• Converts epub to mobi and KF8. This is the whole point of the new toolset, so this is a no duh.


  • Previewer Window too long. The Kindle Fire Previewer app window is taller than its predecessor, because the Fire is, well, taller. There’s more on the page. On the Mac, though, that means that the bottom of the app window is obscured by the Dock.
  • App Window not resizable. This is a carry over from the older Kindle Previewer. But the default height of the old Previewer was less, because Kindle e-ink devices are smaller, so the obscuring the dock problem was not evident. Bottom line: you can’t fix this problem except by minimizing the Dock.
  • NOTE: All tests were conducted at a screen resolution of 1920 x 1200. We get it that the fixed size on the Previewer is a proxy for what the eBook will look like on various Kindles. But something got lost in translation. The Kindle Fire has a resolution of 1024 x 600. Come on; it should fit with room to spare.

Kindle Previewer With Dock

Kindle Previewer with Dock (Mac)

Kindle Previewer Without Dock

Kindle Previewer with Dock (Mac)

Google Responds

iSuppli reports that the Kindle Fire has vaulted into second place in the tablet market. At 3.9 million shipped units, Kindle Fire numbers are nearly triple its nearest competitor (Samsung, at 1.3 million). Add in the Barnes & Noble tablet, with shipment estimates also at 1.3 million, and “forked” Android devices ring in at a solid 19% of market share.

The RIM tablet, meanwhile, is headed in the other direction, with a high level of unsold PlayBook inventory. There is some irony here, as Amazon used the PlayBook as a reference design for the Fire.

We’re not surprised at how this has turned out. The end-to-end model, with hardware, software and a retail presence, is emerging as the best way to incentivize consumer tablet purchases. Up to now, however, we have focused on Apple, Amazon and Barnes & Noble — they have the strongest end-to-end presence.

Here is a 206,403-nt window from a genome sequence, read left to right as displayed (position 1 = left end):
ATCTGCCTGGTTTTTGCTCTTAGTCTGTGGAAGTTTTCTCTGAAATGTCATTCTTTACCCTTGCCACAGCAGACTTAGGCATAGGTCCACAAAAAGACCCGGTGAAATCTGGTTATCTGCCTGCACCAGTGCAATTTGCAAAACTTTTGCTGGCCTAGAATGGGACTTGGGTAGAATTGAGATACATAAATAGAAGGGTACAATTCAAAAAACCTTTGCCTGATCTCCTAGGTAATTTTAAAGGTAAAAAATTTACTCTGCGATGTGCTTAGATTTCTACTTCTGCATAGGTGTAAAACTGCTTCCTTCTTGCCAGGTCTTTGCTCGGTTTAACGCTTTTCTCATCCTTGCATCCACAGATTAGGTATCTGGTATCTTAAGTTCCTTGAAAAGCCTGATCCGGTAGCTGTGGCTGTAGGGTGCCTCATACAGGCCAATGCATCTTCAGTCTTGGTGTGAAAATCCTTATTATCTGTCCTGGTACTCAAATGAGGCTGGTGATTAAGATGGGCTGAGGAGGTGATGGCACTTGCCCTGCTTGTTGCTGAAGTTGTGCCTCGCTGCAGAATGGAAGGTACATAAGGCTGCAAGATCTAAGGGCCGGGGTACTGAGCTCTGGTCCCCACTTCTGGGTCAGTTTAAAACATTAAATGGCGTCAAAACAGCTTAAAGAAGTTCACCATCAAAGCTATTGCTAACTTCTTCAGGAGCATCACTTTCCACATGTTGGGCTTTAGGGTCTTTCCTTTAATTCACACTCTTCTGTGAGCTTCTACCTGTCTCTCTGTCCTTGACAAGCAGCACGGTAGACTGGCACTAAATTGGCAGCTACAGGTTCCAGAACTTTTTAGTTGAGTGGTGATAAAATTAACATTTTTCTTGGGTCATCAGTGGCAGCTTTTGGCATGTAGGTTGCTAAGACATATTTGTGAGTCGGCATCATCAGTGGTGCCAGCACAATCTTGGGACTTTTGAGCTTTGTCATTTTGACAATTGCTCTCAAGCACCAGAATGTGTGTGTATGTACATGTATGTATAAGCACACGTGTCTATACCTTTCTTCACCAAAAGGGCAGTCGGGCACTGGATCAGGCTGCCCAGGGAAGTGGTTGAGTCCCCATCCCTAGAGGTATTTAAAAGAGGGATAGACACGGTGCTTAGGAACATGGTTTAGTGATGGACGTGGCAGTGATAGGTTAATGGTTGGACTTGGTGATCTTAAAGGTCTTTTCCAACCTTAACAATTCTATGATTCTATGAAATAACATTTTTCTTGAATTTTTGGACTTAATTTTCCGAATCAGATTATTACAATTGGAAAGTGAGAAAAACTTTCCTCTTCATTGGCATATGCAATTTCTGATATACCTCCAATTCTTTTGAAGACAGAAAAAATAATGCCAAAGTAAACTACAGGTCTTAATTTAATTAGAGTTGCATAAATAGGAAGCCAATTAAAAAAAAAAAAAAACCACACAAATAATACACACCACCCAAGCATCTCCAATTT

One wonders how Goggle will respond to this competitive threat — threat because, while Amazon and Barnes & Noble use Google’s Android to power their devices, they substitute their own ecosystem for that of Google’s Android. That’s a willful avoidance of Google’s advertising model.

Wonder no more. Claire Cain Miller and Nick Bilton, writing for the New York Times, report that Google is working “on a delivery service that would let people order items from local stores on the Web and receive them at their homes or offices within a day.” Combined with Google Wallet and Google Offers, the services offer a proxy for the retail presence of Apple, Amazon and Barnes & Noble.

Will it work? Well, there’s a chance. Google’s biggest enemy at times is itself, with a penchant for perpetual Beta’s that lead nowhere fast. This is not necessarily a knock; all successful tech companies have a backlog of failed products. This time out, the pieces for an end-to-end retail experience do appear to be coming together. The trick for Google is to integrate these three experiences (wallet, offers and delivery) into a seamless whole.

One thinks Google may well deliver — if only because they must. Once they build a retail experience into Android, it will become (nearly) ubiquitous. The bigger question is whether anyone will care. Preliminary surveys indicate consumers don’t trust Google Wallet for mobile payments. That’s a big hurdle to overcome.

Update: Although it may cause another set of problems, one wonders how long Google will sit on the Motorola acquisition before trying to leverage it as part of an end-to-end strategy.

Consume + Purchase

We have noted in these pages that Amazon’s big bet with the Kindle Fire is a device that links consumers directly to the purchase experience. A cynical characterization calls it a contemporary Sears catalog. Now comes research indicating that at least one segment of device owners are willing to take that idea one step further.

As proof, the Association of Magazine Media (MPA) just released a study examining the attitudes and behaviors of a select group of consumers: tablet and e-reader owners who read app-based magazines on those devices. It’s in part a testimony to how fast things are happening in this space: a year ago, they lacked the critical mass to even conduct such a study. There are a number of interesting findings, but the data on purchase behavior was striking:

Significant to both publishers and advertisers, mobile commerce is a key point of interest to digital magazine consumers:  59% want the ability to buy directly from ads, while 70% stated that they want to be able to purchase products and services directly from editorial features.  At this point, most of the respondents (73%) typically engage with digital magazine ads.